“It’s critical to remain nimble and agile throughout the process to ensure that in the end we deliver on what’s expected to the company,” he adds.
One of the most important steps to implementing a digital transformation journey is the people. “Scott McAllister didn’t deliver a digital transformation at Comcast. It was a large group of people. We had a wide variety of forums.”
This involved managing ongoing digital program forums across the Chairman, Chief Executive Officer, C-suite, and executive and middle-management levels to drive awareness, decision-making and change management each step of the way. Moreover, there were “champions” based in Comcast’s three geographic divisions. Their role was to bring requirements, challenges, issues and viewpoint of the division, but also served as advocates of the digital transformation in those divisions.
“We had someone who was our eyes and ears who would filter back and inform our approach, while also elevating questions or issues that arise,” he says.
“There was a tremendous amount of work to keep a broad array of people involved in the process to ensure they felt it was as much their digital transformation effort as it was the individual team’s effort,” he says. “It was truly a company-wide effort.”
“I have a belief if you can’t measure it, you can’t manage it,” McAllister says. “Having a north star that everyone can get around to see the momentum becomes the dialogue of how we’re performing.”
Their North Star metric was how engaged customers were over time with digital, versus having to rely on other channels—which translated into bonus metrics to incentivize employees down to frontline workers. “We managed to reach those metrics, which is important to reward people for their efforts and make it a habit to keep going.” The metrics were on monitors for teams to see how it was altering on a daily basis and was even displayed behind the CEO’s desk.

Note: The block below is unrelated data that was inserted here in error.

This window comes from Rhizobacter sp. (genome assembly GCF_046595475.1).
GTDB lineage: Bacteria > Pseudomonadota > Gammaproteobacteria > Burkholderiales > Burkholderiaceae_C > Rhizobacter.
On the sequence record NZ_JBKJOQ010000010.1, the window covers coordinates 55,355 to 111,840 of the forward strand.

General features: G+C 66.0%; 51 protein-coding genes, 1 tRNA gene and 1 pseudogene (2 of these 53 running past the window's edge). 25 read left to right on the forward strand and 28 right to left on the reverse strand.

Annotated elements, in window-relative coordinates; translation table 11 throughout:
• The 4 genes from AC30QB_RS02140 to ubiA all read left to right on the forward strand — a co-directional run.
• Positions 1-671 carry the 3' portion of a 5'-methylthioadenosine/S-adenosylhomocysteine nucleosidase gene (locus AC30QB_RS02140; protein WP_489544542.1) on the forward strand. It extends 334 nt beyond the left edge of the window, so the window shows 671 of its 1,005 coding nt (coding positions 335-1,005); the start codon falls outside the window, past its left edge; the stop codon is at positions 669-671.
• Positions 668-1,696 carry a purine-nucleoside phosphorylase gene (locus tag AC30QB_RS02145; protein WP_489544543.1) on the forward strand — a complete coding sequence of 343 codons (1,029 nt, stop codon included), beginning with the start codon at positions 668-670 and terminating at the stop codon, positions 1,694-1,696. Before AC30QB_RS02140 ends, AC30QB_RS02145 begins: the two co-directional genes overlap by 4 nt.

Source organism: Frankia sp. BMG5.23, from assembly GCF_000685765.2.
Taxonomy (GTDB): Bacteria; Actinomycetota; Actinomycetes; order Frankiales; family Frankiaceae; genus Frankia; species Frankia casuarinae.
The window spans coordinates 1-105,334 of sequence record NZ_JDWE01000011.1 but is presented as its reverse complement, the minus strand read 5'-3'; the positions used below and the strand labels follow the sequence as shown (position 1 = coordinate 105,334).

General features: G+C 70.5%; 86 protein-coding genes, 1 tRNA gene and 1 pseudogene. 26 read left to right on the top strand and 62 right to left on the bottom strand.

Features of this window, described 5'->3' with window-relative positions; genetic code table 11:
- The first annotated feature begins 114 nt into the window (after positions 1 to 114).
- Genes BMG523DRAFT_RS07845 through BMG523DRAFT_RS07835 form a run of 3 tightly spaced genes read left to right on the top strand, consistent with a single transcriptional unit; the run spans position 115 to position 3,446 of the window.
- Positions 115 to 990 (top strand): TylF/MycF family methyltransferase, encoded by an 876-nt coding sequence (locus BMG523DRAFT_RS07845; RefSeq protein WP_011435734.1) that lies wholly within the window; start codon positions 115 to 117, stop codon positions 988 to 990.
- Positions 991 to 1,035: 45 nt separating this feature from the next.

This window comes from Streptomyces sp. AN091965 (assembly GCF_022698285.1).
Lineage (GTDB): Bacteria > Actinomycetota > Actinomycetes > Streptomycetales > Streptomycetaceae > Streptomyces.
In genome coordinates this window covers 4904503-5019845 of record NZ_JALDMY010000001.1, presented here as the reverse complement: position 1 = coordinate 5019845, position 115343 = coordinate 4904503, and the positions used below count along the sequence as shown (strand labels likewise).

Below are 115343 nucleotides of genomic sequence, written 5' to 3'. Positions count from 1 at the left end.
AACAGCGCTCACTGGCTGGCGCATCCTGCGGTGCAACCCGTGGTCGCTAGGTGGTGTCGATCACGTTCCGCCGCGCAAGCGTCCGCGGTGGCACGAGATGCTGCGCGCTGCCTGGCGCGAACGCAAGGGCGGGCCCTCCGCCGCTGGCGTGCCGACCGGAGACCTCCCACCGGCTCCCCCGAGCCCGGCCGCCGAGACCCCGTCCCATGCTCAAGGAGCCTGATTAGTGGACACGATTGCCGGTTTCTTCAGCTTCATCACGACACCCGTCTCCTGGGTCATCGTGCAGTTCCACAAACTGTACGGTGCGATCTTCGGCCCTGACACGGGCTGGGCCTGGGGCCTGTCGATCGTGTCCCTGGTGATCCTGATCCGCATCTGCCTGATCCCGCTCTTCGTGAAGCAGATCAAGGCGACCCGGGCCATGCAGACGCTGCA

Beyond the North Star metrics, the team also looked to cost reductions, fewer calls to call center, penetration of digital payments, and a shift into customers staying with the company when moving residencies. One of the metrics McAllister is most proud of is consumer residential move sales from 0 percent to 27 percent during his time in the role. Instead of having to call a provider, customers can transfer their internet and TV service with a click of a button on the app. (You may have seen Amy Poehler in a Comcast commercial advertising this feature.)
Other wins included eliminating customer digital troubleshooting volumes by 144 percent in three years and increasing sales volumes for the internet-only segment by up to 43 percent.
“At the end of the day, digital is just a channel that you can leverage to get to business outcomes. There were challenges along the way. You’re going to push the boulder up the hill and it’s going to roll back and stub your toe at times. But you just keep going.”